HBO’s Enlightened is your friend. It gives a nice pat on the back when your life gets messed up because you just had to go through with the crazy, you know? It splashes cold water on your face when you’ve had a few too many; it’s a summer night’s breeze at twilight, when your brain has finally settled on a truth.

I always notice writing. If a show has terrible writing, I can’t get down with it. I don’t care if it’s cute, kitschy, suspenseful, and edgy–bad writing just takes me out of the moment. I can’t take the rest of it seriously, and I can’t respect it. (I also feel the same about shitty lyrics in an otherwise good song.)

What is bad writing? Just turn on your television and it’ll jump out at you. (Oh, that’s just me?) It can be predictable, formulaic plotting. It can be the use of too many tropes and obvious TV standbys, like the meet-cute or characters as plot device. It can be one-dimensional, stereotypical characterization. If you don’t think about it, writing isn’t such a big deal. If you do, it’s everything.

Laura Dern as Amy Jellicoe
Laura Dern as Amy Jellicoe

The creators of Enlightened chose a premise (the personal crisis of Laura Dern’s Amy Jellicoe and the immediate aftereffects) that, in less capable hands, could have gone one of two ways–it could have been so concerned with emotional breakdown as a concept that it lapped away gently at the shores of boring internal exploration with no engrossing story arc for a whole two seasons (phew)…or it could have spiraled into Crazyville, taking logic and depth down with it.

Fortunately, its co-creator Mike White, who infuses believability, dimension, and train-wreck hilarity into every scene, writes Enlightened. Amy Jellicoe is an easy character to dislike: all lunatic rages and the kind of earnest do-goodery that makes you want to do EXACTLY THE OPPOSITE. She is also contradictory and aggressively selfish in her quest for inner peace. In fact, in her single-mindedness, Amy rampantly tramples over social boundaries…even simple common decency. It’s a constant cringe-fest, yet somehow she still has charm. You know she just means it, and in a way, you admire her for not laying down and playing dead like most people with lesser wills would.

Mike White
Mike White, AKA Tyler, AKA general deity of this show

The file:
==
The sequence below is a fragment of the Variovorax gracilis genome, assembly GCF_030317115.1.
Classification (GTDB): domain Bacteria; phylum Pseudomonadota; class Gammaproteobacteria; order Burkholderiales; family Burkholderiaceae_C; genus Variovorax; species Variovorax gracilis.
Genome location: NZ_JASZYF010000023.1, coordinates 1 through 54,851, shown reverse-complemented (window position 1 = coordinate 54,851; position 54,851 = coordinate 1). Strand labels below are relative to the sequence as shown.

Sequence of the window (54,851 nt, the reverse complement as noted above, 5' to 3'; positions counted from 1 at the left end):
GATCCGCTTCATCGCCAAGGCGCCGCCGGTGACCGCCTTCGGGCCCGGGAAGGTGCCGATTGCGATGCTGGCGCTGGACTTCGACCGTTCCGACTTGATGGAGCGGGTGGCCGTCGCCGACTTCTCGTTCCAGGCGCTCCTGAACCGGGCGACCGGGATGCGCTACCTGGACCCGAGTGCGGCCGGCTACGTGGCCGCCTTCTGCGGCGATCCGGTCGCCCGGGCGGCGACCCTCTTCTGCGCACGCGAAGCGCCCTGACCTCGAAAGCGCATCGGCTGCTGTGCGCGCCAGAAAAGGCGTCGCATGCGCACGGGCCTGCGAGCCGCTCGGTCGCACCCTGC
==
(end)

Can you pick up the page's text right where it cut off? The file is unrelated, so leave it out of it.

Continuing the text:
She is an intense manifestation of the classic battle we all struggle with: the one between our basic desires and our higher ideals. Maybe you don’t take each slight as personally, treat each positive thought as a major revelation, or expect so much from people; but you sympathize when she does because we have all been there, just maybe not on the same level. She is difficult to be friends with–always pleading, cajoling, and otherwise swaying others to her agenda. She is a right pain in the ass. And she is complicated; Amy herself doesn’t even seem to know if her mission to take down Abbadon is for the greater good or her desire to exact sweet revenge on the employer that fucked her over. To bring it back to the excellent writing, we are shown these things from Amy’s interactions with other characters, and through Dern’s exaggerated facial expressions and ability to just sit in a car, say nothing, and still somehow convey an entire thought process.

Speaking of other characters, while Amy’s antics nearly always dominate the plot, certain episodes put the brakes on her constant introspection and give us a glimpse into the minds of the people she surrounds herself with. Amy’s mother Helen (Diane Ladd, Laura Dern’s IRL mother), coworker Tyler (Mike White), and ex-husband Levi (Luke Wilson, who absolutely kills it) all get their turn. Helen’s sad gaze is explained; Tyler’s instant cleaving to Amy is more fully understood; Levi, always vacillating between anger and gentleness towards Amy, is shown as her long-suffering yet admiring emotional anchor. In a way, these are the more affecting episodes. They gently steer the viewer toward what Amy is also trying to learn. How to take yourself out of the equation, how to empathize, how rich and nuanced the lives of other people are. In this way, we (the viewers, natch) are Amy’s stand-ins, and though her story is hyperbolic (but is it really?) it takes us on a simulated journey of introspection and self-renewal. Three cheers for television as therapy stand-in!

Amy, Dougie, and Tyler not doing anything shady, promise
Amy, Dougie, and Tyler not doing anything shady, promise

Also, the show is hilarious. Maybe that’s a better endorsement. And maybe it will inspire you to be your own agent of change.

Amy & Levi 4EVA
Amy & Levi 4EVA

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